Best TED talks

The best TED talks? Here are two that changed the way I think

I have mixed emotions about TED talks. On one hand, I find them overly stylised and a bit in-your-face with ‘I Just Said Something Very Important’. Pause. Look. Continue. On the other hand, some of the speakers have hit me with their messages at a time I needed to hear them.

Here are two that I have watched on high repeat, and the ideas have stuck with me.

Shawn Achor: The happy secret to better work

First of all, happiness researcher, Shawn Achor, speaks so fast that he falls outside the typical TED style, and this, I like. His talk is rich with research and ideas for thinking in a more constructive way that will result in a happier life.

In his last slide, he lists the five evidence-based components of a happy life: practising gratitude, random acts of kindness, exercise, reflecting on a positive moment each day, and meditation. I used these five daily activities to create my own month-long happiness project, and the lessons have stayed with me years later.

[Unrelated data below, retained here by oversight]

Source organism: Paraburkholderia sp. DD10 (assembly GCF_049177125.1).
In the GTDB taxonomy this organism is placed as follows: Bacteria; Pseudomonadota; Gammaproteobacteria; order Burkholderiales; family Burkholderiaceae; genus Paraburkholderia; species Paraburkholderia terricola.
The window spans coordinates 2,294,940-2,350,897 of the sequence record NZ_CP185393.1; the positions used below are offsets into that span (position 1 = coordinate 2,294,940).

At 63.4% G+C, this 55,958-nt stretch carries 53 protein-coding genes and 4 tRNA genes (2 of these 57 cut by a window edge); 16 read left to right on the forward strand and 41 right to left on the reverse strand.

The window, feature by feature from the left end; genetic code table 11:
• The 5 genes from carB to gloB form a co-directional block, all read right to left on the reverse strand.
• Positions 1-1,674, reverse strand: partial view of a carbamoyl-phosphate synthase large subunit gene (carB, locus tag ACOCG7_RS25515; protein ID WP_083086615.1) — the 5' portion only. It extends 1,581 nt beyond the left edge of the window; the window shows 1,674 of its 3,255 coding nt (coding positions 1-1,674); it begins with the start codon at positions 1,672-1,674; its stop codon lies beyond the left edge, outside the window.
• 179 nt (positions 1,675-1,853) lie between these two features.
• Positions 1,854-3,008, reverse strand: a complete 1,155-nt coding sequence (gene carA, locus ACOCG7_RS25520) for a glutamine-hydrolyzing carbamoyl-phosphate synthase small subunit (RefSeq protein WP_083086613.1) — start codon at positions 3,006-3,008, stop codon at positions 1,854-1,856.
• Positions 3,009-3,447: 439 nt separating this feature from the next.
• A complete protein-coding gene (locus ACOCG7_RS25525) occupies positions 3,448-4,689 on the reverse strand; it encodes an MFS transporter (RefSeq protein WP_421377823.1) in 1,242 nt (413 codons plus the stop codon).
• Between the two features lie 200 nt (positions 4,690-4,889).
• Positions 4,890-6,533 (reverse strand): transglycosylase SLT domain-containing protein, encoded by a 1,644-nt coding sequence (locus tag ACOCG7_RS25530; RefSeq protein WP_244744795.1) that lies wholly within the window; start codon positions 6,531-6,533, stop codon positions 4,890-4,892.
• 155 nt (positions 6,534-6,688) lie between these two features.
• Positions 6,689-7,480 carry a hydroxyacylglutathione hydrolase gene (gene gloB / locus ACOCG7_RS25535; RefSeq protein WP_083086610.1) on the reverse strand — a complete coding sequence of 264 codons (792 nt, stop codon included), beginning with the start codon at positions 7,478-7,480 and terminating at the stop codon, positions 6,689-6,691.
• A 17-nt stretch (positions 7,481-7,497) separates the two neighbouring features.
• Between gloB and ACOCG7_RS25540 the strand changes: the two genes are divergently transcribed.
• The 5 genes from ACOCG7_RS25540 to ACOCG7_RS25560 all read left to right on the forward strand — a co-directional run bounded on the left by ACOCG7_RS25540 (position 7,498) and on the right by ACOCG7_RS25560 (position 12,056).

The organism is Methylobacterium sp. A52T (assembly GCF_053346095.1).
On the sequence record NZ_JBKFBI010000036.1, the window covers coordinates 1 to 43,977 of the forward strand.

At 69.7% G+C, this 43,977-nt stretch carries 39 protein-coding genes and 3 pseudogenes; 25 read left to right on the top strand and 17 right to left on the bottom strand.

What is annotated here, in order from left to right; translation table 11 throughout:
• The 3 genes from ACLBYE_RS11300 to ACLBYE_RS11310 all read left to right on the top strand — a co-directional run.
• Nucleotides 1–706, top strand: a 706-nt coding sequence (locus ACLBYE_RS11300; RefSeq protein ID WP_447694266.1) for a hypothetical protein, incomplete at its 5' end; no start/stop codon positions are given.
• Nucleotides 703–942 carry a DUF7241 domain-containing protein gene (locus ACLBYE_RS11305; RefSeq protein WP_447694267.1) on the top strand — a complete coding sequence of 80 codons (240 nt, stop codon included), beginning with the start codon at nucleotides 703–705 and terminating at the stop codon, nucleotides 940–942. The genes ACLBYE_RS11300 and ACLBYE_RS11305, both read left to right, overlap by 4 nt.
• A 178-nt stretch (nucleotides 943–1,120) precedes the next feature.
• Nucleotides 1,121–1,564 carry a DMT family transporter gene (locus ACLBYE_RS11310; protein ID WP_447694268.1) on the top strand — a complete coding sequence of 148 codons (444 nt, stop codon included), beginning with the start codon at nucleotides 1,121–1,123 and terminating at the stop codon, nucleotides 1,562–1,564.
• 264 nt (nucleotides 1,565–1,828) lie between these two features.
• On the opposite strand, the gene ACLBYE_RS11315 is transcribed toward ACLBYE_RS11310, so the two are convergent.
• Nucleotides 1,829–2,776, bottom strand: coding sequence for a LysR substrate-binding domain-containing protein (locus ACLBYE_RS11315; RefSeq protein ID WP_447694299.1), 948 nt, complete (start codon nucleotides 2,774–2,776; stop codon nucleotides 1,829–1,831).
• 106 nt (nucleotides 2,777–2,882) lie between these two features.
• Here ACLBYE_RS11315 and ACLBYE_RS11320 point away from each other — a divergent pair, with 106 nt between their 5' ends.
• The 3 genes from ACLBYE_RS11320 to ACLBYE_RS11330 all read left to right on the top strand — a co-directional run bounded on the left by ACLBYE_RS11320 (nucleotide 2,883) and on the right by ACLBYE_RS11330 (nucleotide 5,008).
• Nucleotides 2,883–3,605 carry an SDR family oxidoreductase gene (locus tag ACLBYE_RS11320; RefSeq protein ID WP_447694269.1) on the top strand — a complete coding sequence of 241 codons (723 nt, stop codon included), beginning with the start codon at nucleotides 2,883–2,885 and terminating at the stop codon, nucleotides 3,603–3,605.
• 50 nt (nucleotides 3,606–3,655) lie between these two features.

Brene Brown: The power of vulnerability

Social science researcher, Brene Brown, is a now household name with women of a certain age. (Ahem.) When I first discovered her via this TED talk, I was so inspired by her ideas, I watched it twice in a row, sent it to all my friends and proceeded to listen to her audio book of the same name.  

As I initially watched it, I recognised I was disconnecting with my life; emotionally distancing myself from my family and their issues, because it felt ‘too hard’, especially parenting a child with a disability. I made a decision to embrace vulnerability and love whole heartedly, no matter what that looked like or how I might fail or be hurt.

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